Vigabatrin2019-02-09T03:57:04+00:00

Vigabatrin Side Effects, Dosage & Cost

What is a seizure?
A seizure is an abnormal and unregulated electrical impulse that happens in the brain’s cortical gray matter. It temporarily interrupts normal brain function. It usually causes altered awareness of circumstances, unusual sensations, focal involuntary movements or spasms and involuntary contraction of voluntary muscles. About 2% of adults have a seizure at some point during their life, two thirds of that 2% never have a second one.

What is Vigabatrin?
Vigabatrin is an anticonvulsant that acts as an inhibitor to the catabolism (metabolism) of GABA, a brain chemical. It’s a similar chemical to GABA, but isn’t a receptor agonist, (a chemical that binds to a receptor and activates the receptor to produce a biological response). The mechanism of its action is that it’s an irreversible inhibitor of gamma–aminobutyric acid and transaminase (GABA–T), which is the enzyme responsible for the metabolism of GABA. That enzyme increases the level of GABA in the nerve synapses. In essence Vigabatrin increases the amount of GABA and it’s believed seizures are the result of low levels of this chemical.

Vigabatrin is manufactured and distributed by Lundbeck Inc. (formerly Ovation Pharma). Sabril is a commonly used brand name.

What is the History of Vigabatrin?
As of December 2006 administration of Vigabatrin appeared to control infantile spasms, one of the forms of catastrophic epilepsy. It was a drug widely used worldwide but not approved in the US until August 2009. Under the name Sabril, it was the first drug approved to treat infantile spasms in the US. It had previously been approved in the US for adult use, in combination with other medications, for the treatment of complex partial seizures that didn’t respond satisfactorily to other drug therapy.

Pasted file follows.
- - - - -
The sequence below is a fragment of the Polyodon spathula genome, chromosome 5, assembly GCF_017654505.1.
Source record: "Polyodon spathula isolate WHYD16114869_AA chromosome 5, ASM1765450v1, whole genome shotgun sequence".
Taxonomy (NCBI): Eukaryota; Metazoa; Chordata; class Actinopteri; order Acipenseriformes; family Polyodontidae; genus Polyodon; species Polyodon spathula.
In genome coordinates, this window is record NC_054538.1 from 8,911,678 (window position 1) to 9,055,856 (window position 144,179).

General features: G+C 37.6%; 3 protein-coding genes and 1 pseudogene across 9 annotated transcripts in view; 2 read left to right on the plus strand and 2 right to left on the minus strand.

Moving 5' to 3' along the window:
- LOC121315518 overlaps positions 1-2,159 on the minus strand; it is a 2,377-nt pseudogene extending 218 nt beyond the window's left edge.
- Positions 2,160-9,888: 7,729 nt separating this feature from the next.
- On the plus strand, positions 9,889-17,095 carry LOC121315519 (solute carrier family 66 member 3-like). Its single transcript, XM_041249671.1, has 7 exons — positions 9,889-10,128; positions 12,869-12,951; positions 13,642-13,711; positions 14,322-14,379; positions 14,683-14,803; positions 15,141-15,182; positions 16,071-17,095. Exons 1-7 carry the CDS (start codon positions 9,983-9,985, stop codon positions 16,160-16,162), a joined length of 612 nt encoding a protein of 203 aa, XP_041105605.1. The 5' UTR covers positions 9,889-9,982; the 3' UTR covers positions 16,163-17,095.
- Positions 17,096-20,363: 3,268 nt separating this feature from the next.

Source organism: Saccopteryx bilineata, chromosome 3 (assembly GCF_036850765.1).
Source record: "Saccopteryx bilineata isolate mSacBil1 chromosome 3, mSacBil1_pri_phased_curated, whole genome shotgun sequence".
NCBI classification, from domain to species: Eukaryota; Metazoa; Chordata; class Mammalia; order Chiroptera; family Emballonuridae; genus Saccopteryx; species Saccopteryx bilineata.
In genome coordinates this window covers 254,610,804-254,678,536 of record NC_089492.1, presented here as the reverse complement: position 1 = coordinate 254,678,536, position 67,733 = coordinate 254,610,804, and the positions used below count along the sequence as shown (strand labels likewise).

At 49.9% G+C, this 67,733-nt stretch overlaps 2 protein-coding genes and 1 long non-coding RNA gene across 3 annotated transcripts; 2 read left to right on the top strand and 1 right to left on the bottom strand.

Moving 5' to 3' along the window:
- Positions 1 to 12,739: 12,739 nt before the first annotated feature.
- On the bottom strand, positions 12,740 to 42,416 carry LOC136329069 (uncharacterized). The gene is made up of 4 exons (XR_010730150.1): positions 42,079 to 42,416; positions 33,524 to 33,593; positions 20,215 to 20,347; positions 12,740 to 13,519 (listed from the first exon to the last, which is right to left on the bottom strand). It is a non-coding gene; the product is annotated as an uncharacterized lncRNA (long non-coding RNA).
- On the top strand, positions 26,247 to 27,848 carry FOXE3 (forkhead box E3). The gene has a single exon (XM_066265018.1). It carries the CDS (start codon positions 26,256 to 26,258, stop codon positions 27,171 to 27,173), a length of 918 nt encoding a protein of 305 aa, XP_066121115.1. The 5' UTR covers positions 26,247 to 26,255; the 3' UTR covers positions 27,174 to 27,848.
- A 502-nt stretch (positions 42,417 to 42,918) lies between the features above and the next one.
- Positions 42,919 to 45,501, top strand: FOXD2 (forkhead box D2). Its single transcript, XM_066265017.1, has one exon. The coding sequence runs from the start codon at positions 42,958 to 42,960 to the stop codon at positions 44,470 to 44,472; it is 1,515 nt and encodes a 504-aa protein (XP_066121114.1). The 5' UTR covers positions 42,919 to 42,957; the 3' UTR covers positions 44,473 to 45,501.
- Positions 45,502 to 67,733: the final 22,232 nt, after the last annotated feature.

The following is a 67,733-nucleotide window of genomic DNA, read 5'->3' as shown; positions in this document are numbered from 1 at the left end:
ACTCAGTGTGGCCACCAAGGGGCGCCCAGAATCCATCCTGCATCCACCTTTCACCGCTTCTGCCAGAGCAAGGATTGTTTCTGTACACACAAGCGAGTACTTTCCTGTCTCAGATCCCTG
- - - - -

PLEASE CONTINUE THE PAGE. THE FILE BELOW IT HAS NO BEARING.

What are Common Vigabatrin Side Effects?
The main safety concern with the use of Vigabatrin is vision damage. In 2003 it was shown to cause irreversible diffuse atrophy of the retinal nerve fiber layer. This was discovered in a retrospective study involving 25 subjects. It had the most effect on the outer area as opposed to the macular or central area of the retina. Visual defects, the loss is in the peripheral vision, had been noticed as early as 1997. The risk increases with higher dosage and longer duration of use, though even a low dose can cause visual damage. Regular vision testing is required for those on Vigabatrin (Sabril) and because of this risk, it’s available only through a restricted distribution.

Other side effects can include headache, fatigue, dizziness, drowsiness first day of use. Less reported are weight gain, nervousness, hyperactivity, depression, nausea, constipation or stomach upset. If these become lasting and bothersome, consult your physician. Your doctor should immediately be notified if a rash develops, vision changes, clumsiness or behavior changes occur, depression or seizures develop.

Your doctor should be made aware if you have a history of nervous, emotional or mental problems, allergies or kidney disease. Alcohol should be avoided while taking Vigabatrin and it shouldn’t be taken during pregnancy.

What is the Average Vigabatrin Dosage and Cost?
Vigabatrin comes in powder and tablet form. In powder form, for infantile seizures, body weight will determine the dosage. The common dose is 50 to 100 mg per kg. (22.7 to 45.5 mg per pound) of body weight, per day. It’s given in smaller doses twice a day. The most effective results occur when this medication is evenly spaced throughout the day to ensure constant levels in the body. It can be taken before or after meals. It shouldn’t be abruptly stopped without your doctor’s consent.

Note: Click here for alternative and dietary options for seizure management.

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